After a bid for a public interest defense and classified documents needed for his defense were both denied him, whistleblower David McBride pled guilty to three reduced charges on Friday. Joe Lauria reports.
By Joe Lauria
in Canberra, Australia
Special to Consortium News
With his options for a fair trial exhausted, Australian whistleblower David McBride on Friday asked for a new indictment to which he pled guilty on all counts.
McBride, a former military lawyer, was charged with stealing government documents and giving them to journalists to reveal covered-up murders of unarmed civilians by Australian soldiers in Afghanistan.
His defense had rested on the court accepting his argument that his oath to the British crown gave him a duty beyond obedience to military orders to instead inform the entire nation of these crimes.
But the trial judge, Justice David Mossop, said he would instruct the jury, which was to be selected starting Monday, to disregard any public interest in the defense. “There is no aspect of duty that allows the accused to act in the public interest contrary to a lawful order,” he told the court Wednesday.
McBride’s legal team tried to appeal that decision, but its application was denied by Supreme Court Chief Justice Lucy McCallum on Thursday. Later that day Mossop ordered that agents of the Attorney General’s office could remove classified documents from the defense’s possession, which McBride’s team had intended to present to the jury.
Because of those regressive rulings, McBride accepted his attorneys’ advice that, left with no viable defense, he should plead guilty.
On Friday afternoon, he asked for a new indictment. On being arraigned for a second time, a defiant McBride stood in courtroom SC7 before a microphone placed in front of him and pronounced “Guilty” to each count read out to him.
McBride was then embraced by his attorney Mark Davis and by his wife, who leaned over the railing from the public gallery.
Mossop agreed to delay sentencing until the new year and to allow McBride to remain free on bail. He faces a maximum of ten years in prison. But Mossop assented to a so-called “intensive corrections order assessment,” which means McBride may be eligible for punishment out of prison.
On the street outside the courthouse immediately afterward, Davis told reporters: “We received the decision just this afternoon, which was in essence to remove evidence from the defense. … The Crown, the government, was given the authority to bundle up evidence and run out the backdoor with it. He is no longer able to put it before a jury.”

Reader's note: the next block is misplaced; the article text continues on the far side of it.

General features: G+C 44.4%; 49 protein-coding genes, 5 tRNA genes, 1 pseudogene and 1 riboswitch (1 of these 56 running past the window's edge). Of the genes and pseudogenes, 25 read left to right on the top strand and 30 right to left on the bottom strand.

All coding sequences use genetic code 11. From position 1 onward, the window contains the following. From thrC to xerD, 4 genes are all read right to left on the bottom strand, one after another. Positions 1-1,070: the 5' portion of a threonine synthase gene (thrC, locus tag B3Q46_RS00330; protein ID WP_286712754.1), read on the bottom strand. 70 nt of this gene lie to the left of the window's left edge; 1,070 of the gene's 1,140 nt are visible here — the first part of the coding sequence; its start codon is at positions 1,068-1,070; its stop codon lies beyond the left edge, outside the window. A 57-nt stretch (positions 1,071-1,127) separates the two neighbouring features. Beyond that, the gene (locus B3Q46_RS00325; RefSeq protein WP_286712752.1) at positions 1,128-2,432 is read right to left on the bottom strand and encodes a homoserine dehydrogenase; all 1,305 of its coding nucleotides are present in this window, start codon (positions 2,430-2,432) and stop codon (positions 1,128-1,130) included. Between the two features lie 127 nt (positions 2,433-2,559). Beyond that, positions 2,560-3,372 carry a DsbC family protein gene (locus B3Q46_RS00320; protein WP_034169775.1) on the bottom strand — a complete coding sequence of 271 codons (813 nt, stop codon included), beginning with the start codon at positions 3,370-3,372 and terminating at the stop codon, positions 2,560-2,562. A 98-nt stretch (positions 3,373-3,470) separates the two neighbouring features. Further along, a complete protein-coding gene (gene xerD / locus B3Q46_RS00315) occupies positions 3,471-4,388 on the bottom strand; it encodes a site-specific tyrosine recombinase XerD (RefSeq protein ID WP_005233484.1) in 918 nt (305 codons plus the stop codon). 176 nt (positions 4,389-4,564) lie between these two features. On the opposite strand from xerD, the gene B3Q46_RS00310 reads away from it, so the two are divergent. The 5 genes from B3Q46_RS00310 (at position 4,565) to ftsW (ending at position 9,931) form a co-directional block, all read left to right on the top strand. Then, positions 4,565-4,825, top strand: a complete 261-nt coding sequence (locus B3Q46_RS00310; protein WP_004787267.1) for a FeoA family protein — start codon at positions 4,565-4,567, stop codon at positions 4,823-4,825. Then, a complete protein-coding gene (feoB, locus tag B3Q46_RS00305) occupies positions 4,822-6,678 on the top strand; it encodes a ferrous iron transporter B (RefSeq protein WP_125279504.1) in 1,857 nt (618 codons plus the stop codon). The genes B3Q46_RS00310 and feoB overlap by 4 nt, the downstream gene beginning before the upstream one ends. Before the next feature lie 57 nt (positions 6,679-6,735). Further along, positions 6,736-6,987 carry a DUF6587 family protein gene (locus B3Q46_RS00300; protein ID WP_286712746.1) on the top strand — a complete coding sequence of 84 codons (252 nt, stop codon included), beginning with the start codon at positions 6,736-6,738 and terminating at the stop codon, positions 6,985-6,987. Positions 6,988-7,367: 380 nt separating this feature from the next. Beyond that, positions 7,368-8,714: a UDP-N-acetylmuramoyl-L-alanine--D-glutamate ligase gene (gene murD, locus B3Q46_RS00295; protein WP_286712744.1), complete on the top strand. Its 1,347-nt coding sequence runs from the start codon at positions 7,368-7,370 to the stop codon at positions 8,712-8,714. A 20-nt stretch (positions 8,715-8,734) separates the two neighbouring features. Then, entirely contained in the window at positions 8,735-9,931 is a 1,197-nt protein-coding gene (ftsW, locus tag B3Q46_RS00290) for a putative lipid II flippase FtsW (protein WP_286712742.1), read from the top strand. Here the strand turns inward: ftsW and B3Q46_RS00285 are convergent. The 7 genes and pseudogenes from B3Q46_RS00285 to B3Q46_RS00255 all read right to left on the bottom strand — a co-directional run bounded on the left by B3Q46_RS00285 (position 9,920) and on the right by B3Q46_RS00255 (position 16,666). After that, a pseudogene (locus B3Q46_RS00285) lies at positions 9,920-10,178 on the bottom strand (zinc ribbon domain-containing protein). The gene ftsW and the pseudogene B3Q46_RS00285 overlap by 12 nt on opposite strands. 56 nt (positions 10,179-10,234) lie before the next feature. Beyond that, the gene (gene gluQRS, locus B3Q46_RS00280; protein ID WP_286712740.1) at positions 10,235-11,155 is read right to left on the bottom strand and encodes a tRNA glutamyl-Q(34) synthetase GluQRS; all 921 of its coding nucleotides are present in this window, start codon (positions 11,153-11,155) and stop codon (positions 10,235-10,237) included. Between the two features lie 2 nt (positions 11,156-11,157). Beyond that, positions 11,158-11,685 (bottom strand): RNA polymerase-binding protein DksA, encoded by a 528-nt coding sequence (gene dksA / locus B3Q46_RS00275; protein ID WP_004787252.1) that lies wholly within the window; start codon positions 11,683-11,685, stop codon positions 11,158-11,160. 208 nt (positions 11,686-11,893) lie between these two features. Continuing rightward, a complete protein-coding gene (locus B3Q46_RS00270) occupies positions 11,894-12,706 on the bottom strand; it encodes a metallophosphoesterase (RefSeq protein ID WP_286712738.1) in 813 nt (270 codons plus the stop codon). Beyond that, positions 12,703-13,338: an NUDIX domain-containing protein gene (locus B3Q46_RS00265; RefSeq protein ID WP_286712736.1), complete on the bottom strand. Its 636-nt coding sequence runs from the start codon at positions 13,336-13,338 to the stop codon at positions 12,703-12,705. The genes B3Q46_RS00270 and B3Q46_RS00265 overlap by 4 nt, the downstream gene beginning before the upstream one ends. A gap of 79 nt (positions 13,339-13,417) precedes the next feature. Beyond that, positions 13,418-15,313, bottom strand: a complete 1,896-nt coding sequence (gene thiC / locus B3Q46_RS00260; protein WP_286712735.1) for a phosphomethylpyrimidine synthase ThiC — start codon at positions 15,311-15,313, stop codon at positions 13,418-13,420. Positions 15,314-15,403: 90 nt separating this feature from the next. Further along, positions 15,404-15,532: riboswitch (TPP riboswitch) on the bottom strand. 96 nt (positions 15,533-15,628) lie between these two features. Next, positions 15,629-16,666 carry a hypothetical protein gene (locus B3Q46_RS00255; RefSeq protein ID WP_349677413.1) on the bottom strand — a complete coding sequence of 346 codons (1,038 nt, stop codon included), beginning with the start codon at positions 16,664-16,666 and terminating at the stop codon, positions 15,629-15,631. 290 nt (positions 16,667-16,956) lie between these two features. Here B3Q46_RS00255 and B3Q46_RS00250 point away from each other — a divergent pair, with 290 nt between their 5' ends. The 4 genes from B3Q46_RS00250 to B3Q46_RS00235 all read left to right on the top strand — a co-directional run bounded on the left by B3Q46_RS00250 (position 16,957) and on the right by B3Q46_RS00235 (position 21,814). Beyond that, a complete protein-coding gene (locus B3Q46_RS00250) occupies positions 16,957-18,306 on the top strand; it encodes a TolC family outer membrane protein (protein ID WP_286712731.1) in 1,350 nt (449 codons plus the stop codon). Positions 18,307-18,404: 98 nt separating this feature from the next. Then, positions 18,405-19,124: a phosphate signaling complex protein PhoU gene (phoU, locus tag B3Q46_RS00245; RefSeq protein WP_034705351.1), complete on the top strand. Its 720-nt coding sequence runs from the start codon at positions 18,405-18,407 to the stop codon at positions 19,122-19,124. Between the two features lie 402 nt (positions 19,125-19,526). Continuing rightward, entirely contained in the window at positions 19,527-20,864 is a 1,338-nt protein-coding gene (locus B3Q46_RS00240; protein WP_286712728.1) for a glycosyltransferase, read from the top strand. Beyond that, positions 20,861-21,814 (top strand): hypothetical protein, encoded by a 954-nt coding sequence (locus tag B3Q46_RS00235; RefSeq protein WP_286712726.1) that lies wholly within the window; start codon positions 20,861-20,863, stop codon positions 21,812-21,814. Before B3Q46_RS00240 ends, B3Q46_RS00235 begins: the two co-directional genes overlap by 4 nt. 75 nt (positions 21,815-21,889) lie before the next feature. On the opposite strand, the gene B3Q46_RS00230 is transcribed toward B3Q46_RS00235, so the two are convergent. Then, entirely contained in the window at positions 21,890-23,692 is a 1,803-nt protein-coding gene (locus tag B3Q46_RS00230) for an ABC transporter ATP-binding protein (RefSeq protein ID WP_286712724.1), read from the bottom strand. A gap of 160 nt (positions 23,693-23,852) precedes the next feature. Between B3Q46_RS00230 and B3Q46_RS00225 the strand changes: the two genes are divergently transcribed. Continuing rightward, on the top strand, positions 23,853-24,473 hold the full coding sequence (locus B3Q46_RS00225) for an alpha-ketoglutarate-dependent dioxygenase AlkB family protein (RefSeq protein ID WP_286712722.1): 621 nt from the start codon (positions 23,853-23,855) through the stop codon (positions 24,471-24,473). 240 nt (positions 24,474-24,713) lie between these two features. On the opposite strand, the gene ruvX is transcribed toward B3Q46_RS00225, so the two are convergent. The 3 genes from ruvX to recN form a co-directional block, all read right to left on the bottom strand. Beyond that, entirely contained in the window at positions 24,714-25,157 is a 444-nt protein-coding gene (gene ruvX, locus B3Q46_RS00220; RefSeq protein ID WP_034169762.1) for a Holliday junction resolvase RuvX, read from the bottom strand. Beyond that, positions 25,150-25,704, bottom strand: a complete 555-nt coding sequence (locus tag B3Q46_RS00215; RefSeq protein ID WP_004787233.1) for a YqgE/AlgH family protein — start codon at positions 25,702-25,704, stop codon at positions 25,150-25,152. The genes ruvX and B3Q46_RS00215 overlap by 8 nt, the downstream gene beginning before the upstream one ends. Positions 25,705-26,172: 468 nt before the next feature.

“It was the fatal blow made in conjunction with the decision a few days ago that limits what we can say to the jury on David’s behalf in terms of what his duty as an officer was on the oath he took to serve, as we say, the interests of the Australian people.
Well the ruling was: he doesn’t have a duty to serve the interests of the Australian people. He has a duty to follow orders. That is a very narrow understanding of the law in our view that takes us back really to pre-World War II. We all know how military law has been judged since then in terms of compliance to follow orders.
So facing that reality, we’re limited in terms of what we could put to a jury in term’s of David’s duty … together with the removal of evidence makes it impossible, realistically, to go to trial. It is a sad day and a difficult day for us to advise David on his options this afternoon and he embraced them.”
McBride said: “I stand tall and I believe I did my duty and I don’t see it as a defeat. I see it as a beginning of a better Australia.”
Joe Lauria is editor-in-chief of Consortium News and a former U.N. correspondent for The Wall Street Journal, Boston Globe, and other newspapers, including The Montreal Gazette, the London Daily Mail and The Star of Johannesburg. He was an investigative reporter for the Sunday Times of London, a financial reporter for Bloomberg News and began his professional work as a 19-year old stringer for The New York Times. He is the author of two books, A Political Odyssey, with Sen. Mike Gravel, foreword by Daniel Ellsberg; and How I Lost By Hillary Clinton, foreword by Julian Assange. He can be reached at [email protected] and followed on Twitter @unjoe